And the story goes on….


Organizational Image and Launch

On a number of occasions, I have helped launch organizations – helping a person, or team, take their idea, and turn it into reality.



When you think about it, there has been no simple way to learn about what bills Congress is considering, and quickly tell your elected officials how you want them to vote on those pieces of legislation – until now.

In 2014, I was fortunate that a new political app – Countable – approached me to help with their product launch.  To me, the app was amazing in its simplicity.  It was a one-stop shop for people to get a quick summary of bills being considered, and message their Senators and Representatives with how they wanted them to vote, with just one click.

I helped develop their message and pitch, and took it to the media.  The launch was wildly successful, getting the attention of the Today Show, The New York Times, Politico, TechCrunch, Wired, and more.


Sunlight Foundation

My first paying job after college was as the Communications Assistant, and later Communications Director, for Public Campaign, a campaign finance group.  Years later, I went back to my roots, when the former Executive Director of Public Campaign, asked me to help her launch a new venture, the Sunlight Foundation.

Sunlight was named after a quote from Justice Louis Brandeis:  “Sunlight is said to be the best of disinfectants.”

And so, Sunlight launched with the mission of using new technology to help people shine a light on government and those who work in it.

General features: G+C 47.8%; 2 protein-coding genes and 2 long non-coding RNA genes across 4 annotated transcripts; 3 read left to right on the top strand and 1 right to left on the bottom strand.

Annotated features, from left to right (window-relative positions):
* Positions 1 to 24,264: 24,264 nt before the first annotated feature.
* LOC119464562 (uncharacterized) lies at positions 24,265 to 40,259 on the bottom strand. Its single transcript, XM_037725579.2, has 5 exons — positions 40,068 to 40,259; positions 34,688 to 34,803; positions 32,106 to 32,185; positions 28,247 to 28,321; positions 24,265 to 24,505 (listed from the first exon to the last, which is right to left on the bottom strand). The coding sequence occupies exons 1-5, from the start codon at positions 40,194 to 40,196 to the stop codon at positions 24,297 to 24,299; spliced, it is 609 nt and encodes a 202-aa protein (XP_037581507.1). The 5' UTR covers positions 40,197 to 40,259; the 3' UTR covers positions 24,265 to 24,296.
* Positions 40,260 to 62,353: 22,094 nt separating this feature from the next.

As I looked through some of the early pieces the group was working on, one thing stood out above them all.  then-Speaker Dennis Hastert had pushed for a highway offramp to be built, leading to land he owned, which he then sold off.  Though reporting a finding like this might not ultimately be the kind of work the group was aiming to do, it would be just the kind of shot across the bow of the political establishment that they needed to announce their existence.

It was a success, and Sunlight jumped on to the political scene in a big way.  Here’s just a small sample of the major stories in local and national outlets that we received.


The Campaign for a New GI Bill

In 2008, I was proud to help The Campaign For a New GI Bill launch their efforts.  I developed the idea for the group’s logo, and helped promote their initial activities on Capitol Hill.  The group got off the ground fast, and gained quick traction and support.  President Obama signed the new GI Bill, soon after taking office.

A Marine veteran speaks in front of the logo I developed for The Campaign for a New GI Bill


Ad Scripting

This may be one of my favorite ads that I ever wrote.  In 2007, as casualties in Iraq continued to pile up, conservatives who had helped the Bush administration lie us into the war became extremely frustrated by the number of service members returning home to oppose the war.  Radio blowhard, Rush Limbaugh, was one of them.  In a call with a listener, he called those who came home and criticized the war “phony soldiers.”

Needless to say, this made a lot of veterans angry.  But, the question was, how to hit back.  To me, it had to be a gut punch, just as hard as anything Rush ever tried to throw.  And it had to make viewers just as angry with Rush as veterans were.

The result was this ad.  Even though it has been years since this issue arose, I still pump my fist a little, every time I view this video.